Performance evaluations are used by organizations to measure and evaluate productivity. The roles and responsibilities of various types of nurse managers have developed to include increasing fiscal responsibility over the past several years. The purpose of this study was to analyze the extent various nurse manager groups perceive performance evaluation as inclusive of financial management expectations in light of their participation in actual budget behaviors. A systematic random sample of 575 nurse managers was selected from a single southern state. One hundred twenty nurse managers returned survey packets.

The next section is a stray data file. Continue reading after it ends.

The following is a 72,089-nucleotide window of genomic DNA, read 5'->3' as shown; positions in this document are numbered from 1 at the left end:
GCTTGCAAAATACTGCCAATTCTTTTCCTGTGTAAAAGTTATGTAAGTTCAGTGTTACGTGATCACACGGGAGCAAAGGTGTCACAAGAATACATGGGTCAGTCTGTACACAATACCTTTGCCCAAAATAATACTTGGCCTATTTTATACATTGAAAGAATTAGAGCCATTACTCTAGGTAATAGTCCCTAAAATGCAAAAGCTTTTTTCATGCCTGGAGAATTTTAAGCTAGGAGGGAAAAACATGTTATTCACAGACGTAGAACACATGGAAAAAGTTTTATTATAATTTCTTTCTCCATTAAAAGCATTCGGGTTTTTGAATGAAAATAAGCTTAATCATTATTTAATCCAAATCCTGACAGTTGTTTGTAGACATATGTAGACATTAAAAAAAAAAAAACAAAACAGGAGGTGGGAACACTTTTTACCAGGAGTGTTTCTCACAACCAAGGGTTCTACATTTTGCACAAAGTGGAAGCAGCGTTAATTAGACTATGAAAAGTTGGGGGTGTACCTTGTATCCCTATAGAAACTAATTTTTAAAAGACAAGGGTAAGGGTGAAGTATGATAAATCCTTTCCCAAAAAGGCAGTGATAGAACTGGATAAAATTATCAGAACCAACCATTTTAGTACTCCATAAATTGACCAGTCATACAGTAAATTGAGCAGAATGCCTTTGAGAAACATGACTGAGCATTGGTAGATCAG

A higher proportion of clinical supervisors were male and educated at associate or diploma programs, compared to clinical nurse managers and nurse executives. Nurse executives, on the other hand, were more likely to supervise a greater number of employees, be paid by fixed salary, and be evaluated by an administrator. A one-way ANOVA examining potential differences in mean scores among nurse managers on financial accountability performance evaluations was significant (F = 3.53, df = 2, p = 0.033). Scheffe's procedure indicated that the clinical nurse managers were more likely to perceive fiscal management skills being used to evaluate performance (p [is less than] 0.05) than the clinical supervisors. A much higher proportion of clinical nurse managers and nurse executives engage in budgeting activities on a regular basis. This research underscores the fact that when there is opportunity for input in the resource allocation process, nurse managers are evaluated based on attaining goals and performance standards that focus on financial management skills.
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